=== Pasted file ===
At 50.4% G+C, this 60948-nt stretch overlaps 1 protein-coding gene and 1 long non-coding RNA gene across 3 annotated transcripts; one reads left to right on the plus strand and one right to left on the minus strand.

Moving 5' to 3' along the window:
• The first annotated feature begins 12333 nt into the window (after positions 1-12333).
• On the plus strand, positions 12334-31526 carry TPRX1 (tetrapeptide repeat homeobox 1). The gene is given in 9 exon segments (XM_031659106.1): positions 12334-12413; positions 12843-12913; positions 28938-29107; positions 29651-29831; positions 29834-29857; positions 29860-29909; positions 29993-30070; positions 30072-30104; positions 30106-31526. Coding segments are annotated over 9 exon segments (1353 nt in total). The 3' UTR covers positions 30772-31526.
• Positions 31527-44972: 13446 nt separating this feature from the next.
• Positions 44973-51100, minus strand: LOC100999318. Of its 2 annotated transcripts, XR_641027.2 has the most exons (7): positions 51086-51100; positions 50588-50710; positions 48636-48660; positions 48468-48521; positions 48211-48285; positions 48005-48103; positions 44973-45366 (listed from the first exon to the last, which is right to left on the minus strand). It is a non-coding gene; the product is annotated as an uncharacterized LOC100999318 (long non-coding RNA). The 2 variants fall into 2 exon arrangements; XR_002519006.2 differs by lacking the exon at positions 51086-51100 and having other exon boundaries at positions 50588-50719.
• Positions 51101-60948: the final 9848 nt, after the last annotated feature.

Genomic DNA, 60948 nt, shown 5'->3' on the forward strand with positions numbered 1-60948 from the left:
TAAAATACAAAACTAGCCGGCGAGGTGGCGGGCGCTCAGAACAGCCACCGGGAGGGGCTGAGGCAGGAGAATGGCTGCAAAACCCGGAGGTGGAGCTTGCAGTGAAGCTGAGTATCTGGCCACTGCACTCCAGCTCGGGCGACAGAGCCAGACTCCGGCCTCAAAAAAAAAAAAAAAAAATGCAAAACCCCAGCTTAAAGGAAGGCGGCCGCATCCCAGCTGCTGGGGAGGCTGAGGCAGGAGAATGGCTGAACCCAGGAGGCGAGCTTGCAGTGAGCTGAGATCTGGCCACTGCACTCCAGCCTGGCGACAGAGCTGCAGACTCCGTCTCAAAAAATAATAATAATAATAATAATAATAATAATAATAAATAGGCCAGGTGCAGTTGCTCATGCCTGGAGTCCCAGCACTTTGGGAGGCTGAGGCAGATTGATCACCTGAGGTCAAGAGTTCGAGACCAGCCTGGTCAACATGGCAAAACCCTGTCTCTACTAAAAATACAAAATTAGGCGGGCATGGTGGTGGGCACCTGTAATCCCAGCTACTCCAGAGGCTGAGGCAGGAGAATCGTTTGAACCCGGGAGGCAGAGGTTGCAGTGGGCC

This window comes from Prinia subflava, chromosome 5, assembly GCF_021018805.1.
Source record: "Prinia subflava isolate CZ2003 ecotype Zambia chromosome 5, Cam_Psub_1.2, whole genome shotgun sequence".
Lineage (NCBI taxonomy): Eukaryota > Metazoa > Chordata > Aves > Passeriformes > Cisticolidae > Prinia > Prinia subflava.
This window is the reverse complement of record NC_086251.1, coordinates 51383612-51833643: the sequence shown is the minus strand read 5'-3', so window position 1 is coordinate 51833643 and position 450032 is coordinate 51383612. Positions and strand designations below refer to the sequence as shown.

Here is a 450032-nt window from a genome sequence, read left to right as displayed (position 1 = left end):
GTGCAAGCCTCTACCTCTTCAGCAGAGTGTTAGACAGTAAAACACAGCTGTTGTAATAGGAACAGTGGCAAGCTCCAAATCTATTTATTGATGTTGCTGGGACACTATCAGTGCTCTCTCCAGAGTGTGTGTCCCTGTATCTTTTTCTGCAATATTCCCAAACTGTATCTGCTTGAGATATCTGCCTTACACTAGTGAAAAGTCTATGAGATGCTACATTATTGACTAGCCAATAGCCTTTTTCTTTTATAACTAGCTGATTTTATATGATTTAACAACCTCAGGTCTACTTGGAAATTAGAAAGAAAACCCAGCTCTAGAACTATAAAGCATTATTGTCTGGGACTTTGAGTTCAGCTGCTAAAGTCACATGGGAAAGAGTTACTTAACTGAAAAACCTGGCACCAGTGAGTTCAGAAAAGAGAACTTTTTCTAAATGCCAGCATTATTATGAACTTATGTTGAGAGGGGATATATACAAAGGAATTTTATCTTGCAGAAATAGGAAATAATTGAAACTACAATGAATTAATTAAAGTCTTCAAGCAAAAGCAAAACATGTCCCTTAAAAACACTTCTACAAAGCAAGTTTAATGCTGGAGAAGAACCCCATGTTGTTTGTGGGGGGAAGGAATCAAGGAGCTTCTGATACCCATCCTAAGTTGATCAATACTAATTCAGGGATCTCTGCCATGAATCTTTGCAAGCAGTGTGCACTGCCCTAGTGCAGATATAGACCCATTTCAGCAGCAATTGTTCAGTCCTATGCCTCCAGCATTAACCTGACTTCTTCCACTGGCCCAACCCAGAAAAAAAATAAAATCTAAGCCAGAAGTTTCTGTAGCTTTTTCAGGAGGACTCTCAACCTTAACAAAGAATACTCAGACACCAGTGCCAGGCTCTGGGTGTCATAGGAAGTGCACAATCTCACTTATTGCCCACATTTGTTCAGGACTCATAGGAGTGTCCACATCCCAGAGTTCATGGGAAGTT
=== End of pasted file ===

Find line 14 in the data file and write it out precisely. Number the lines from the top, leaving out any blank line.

Here is a 450032-nt window from a genome sequence, read left to right as displayed (position 1 = left end):